Using Tiny Worms to Reveal Big Truths

Caenorhabditis elegans (HoPo/Wikimedia)
Caenorhabditis elegans (HoPo/Wikimedia)

A tiny worm, only about one millimeter long, has been able to contribute an incredible wealth of knowledge about the neural pathways responsible for locomotion in all kinds of animals to the scientific community.

Scientists have generated a detailed wiring diagram of C. elegans locomotion neural circuit; but much still remains to be learned about how neurons in this model circuit interact at the synaptic level to produce locomotion behavior.

UConn Health professor of neuroscience Zhao-Wen Wang has received a grant for more than $2 million from the NIH National Institute of Neurological Disorders and Stroke to study the function of gap junctions and chemical synapses in C. elegans neural circuit.

Chemical synapses transmit signals in only one direction (from pre- to postsynaptic neurons) whereas gap junctions may transmit signals in both directions. Chemical synapses can also transmit signals from neural cells to other types of cells. These two connectors enable locomotion in C. elegans and other living organisms by transferring signals from neural cells in the head all the way down to muscle cells.

Wang and his team completed previous research that revealed novel properties of the locomotion neural circuit. They were also able to identify several key molecules of postsynaptic receptors and gap junctions.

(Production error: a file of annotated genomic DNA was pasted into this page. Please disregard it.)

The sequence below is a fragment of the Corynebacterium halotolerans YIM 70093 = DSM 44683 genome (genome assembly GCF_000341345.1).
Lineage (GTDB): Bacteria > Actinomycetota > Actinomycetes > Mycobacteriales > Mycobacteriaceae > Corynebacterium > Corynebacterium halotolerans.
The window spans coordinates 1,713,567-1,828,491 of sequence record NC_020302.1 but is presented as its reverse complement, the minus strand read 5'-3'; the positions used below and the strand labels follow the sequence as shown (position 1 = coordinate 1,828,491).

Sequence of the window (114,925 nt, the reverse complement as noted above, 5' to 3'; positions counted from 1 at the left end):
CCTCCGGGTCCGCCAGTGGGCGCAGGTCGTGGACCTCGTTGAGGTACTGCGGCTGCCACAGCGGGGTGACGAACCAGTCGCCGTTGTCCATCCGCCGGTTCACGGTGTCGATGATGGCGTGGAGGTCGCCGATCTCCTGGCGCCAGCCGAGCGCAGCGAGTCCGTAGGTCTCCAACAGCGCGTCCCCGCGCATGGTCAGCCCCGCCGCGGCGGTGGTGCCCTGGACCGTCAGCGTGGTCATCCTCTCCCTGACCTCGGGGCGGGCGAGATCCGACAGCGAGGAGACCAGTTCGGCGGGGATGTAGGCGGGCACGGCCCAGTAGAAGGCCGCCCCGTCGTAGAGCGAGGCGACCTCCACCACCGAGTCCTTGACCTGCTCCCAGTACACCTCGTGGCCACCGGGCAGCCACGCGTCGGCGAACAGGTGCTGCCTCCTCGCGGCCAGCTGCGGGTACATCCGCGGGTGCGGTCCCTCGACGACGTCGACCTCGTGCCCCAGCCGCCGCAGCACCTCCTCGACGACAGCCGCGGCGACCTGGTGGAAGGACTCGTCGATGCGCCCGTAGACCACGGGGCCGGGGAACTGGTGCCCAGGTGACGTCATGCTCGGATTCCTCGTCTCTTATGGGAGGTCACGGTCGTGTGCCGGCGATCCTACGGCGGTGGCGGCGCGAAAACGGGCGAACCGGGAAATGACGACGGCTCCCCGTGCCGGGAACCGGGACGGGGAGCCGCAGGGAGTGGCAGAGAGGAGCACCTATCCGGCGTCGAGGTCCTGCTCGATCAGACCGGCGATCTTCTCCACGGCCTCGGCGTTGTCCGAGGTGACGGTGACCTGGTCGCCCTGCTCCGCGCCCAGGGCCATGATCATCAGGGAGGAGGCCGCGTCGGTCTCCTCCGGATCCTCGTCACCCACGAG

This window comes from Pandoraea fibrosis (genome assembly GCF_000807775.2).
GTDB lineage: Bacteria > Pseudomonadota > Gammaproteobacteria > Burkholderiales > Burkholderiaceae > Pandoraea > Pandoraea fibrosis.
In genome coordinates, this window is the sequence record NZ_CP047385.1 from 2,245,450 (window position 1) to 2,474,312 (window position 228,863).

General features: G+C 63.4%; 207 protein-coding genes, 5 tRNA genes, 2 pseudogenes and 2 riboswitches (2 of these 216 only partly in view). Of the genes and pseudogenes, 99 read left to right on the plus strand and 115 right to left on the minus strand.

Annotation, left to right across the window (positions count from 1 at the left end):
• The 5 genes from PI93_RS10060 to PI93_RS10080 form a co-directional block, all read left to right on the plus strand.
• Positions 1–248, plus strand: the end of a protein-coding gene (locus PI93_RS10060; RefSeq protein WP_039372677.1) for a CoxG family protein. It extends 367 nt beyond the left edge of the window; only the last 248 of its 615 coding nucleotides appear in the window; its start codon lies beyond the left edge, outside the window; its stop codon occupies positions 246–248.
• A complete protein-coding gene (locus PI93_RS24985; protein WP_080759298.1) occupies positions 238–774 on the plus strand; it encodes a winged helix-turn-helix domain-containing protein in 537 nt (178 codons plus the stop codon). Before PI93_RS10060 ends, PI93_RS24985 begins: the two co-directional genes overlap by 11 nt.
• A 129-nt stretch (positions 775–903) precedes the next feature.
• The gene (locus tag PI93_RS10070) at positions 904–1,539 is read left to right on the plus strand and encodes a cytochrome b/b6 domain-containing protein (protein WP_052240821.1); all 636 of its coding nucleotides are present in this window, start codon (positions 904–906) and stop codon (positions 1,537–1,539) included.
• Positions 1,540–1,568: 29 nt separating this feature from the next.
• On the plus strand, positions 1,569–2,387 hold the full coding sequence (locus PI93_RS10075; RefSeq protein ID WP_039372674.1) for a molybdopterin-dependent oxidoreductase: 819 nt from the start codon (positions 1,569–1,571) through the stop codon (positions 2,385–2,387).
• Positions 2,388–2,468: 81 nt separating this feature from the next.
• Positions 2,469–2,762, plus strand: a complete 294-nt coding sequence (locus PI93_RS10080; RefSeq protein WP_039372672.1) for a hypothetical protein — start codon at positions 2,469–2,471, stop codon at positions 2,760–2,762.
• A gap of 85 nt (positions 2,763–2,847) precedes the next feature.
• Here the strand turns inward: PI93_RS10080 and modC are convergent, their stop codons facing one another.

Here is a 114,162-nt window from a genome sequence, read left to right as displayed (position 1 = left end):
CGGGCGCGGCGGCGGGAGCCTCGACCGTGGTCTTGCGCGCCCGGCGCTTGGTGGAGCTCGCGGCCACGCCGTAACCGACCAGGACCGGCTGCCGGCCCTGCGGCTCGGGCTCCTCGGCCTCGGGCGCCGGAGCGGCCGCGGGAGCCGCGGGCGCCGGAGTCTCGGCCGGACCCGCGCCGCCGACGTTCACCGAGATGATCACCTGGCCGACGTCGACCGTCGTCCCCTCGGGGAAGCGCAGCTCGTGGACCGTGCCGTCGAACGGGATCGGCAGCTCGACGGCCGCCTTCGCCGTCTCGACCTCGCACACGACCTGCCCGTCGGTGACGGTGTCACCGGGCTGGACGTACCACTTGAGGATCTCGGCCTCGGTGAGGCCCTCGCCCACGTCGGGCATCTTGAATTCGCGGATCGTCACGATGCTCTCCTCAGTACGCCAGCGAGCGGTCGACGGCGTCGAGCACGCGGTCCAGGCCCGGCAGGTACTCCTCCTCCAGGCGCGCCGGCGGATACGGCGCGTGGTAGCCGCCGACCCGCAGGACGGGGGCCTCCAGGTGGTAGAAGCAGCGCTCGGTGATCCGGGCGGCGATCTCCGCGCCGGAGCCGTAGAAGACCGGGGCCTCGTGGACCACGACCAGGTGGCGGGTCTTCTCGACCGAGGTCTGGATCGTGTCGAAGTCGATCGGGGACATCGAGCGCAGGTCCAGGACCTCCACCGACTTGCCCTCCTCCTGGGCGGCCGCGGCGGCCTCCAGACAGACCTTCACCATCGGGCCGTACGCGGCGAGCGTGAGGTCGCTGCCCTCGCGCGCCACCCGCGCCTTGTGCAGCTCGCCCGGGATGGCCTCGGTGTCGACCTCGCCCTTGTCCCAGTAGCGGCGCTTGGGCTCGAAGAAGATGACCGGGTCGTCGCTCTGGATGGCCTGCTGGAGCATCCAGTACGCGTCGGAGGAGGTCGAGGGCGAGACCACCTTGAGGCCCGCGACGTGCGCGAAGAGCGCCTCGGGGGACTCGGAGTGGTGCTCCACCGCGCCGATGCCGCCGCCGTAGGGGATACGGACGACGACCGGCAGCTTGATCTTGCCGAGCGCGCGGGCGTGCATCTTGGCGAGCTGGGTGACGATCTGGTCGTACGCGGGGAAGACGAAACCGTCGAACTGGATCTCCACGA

This new project seeks to delve deeper into the details of how motor neurons and premotor interneurons operate in this intricate circuit. Wang hopes to do this by gaining a better understanding of their interactions through the gap junctions and chemical synapses which connect them.

By using C. elegans, scientists are able to perform experiments and make observations that would be difficult or impossible using more complex organisms while still revealing universally applicable knowledge.

“Despite its small size and relatively simple anatomy, many cellular and molecular mechanisms are conserved in C. elegans,” Wang says. “Worms are particularly suitable for interrogating the circuit and gene bases of locomotion behavior because they are highly amenable to genetic manipulation and their locomotion neural circuit consists of less than 100 neurons.”

This research will help move the scientific community closer to understanding how various neurons may interact through chemical synapses and gap junctions to direct bodily movement.

Wang received his Ph.D. from Michigan State University in physiology. He completed his postdoctoral training at the University of Pennsylvania and Washington University. In addition to this project, the Wang Laboratory is using C. elegans to study molecular mechanisms of neurotransmitter release and the function and regulation of ion channels.

This project is NIH grant No.: 1 R01 NS109388-01

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